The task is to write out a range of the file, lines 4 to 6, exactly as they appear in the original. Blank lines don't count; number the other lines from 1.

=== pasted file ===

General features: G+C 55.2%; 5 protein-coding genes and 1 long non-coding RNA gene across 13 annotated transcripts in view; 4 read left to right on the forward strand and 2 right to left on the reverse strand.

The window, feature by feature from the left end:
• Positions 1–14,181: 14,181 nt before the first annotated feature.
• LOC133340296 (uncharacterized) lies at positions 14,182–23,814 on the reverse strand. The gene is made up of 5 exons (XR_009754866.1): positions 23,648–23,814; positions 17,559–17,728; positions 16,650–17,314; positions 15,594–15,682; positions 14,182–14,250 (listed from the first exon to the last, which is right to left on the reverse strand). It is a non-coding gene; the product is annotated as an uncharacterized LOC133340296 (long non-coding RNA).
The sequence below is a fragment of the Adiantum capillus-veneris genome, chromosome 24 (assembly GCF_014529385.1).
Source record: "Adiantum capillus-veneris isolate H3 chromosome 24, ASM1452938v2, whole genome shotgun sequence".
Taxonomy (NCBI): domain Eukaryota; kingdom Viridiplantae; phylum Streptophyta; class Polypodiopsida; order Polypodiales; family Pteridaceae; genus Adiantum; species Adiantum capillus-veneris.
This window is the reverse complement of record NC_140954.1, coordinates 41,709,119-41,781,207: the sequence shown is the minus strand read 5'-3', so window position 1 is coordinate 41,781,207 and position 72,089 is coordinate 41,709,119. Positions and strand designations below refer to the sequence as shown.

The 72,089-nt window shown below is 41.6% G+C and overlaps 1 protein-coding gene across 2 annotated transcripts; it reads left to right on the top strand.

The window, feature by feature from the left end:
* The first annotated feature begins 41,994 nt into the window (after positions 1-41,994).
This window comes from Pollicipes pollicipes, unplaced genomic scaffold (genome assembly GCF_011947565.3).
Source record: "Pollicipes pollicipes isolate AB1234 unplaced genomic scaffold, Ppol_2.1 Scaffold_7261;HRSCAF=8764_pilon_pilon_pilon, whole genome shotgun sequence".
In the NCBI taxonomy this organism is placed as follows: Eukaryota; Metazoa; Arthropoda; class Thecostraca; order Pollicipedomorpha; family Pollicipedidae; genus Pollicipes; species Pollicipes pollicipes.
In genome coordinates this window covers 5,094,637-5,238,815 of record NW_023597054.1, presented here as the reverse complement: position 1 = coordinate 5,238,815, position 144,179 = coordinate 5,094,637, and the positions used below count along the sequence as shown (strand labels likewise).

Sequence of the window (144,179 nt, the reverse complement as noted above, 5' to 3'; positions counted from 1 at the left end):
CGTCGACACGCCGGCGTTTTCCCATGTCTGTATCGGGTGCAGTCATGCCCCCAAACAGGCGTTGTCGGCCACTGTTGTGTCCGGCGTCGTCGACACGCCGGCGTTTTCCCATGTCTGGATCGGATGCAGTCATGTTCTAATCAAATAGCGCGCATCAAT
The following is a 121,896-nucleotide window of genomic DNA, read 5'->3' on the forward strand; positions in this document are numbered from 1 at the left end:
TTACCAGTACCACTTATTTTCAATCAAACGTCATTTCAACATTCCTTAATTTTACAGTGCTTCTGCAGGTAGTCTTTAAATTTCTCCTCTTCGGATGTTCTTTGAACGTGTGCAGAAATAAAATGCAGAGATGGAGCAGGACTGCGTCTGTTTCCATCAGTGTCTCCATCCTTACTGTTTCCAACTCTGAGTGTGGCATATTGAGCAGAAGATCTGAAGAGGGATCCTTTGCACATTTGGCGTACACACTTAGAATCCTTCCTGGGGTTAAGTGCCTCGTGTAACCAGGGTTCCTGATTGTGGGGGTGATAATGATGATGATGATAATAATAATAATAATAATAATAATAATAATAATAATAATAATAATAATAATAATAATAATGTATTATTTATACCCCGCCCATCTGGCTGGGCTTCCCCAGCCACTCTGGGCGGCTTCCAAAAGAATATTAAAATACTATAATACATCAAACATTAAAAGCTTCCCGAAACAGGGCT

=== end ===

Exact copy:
• LOC133340296 (uncharacterized) lies at positions 14,182–23,814 on the reverse strand. The gene is made up of 5 exons (XR_009754866.1): positions 23,648–23,814; positions 17,559–17,728; positions 16,650–17,314; positions 15,594–15,682; positions 14,182–14,250 (listed from the first exon to the last, which is right to left on the reverse strand). It is a non-coding gene; the product is annotated as an uncharacterized LOC133340296 (long non-coding RNA).
The sequence below is a fragment of the Adiantum capillus-veneris genome, chromosome 24 (assembly GCF_014529385.1).
Source record: "Adiantum capillus-veneris isolate H3 chromosome 24, ASM1452938v2, whole genome shotgun sequence".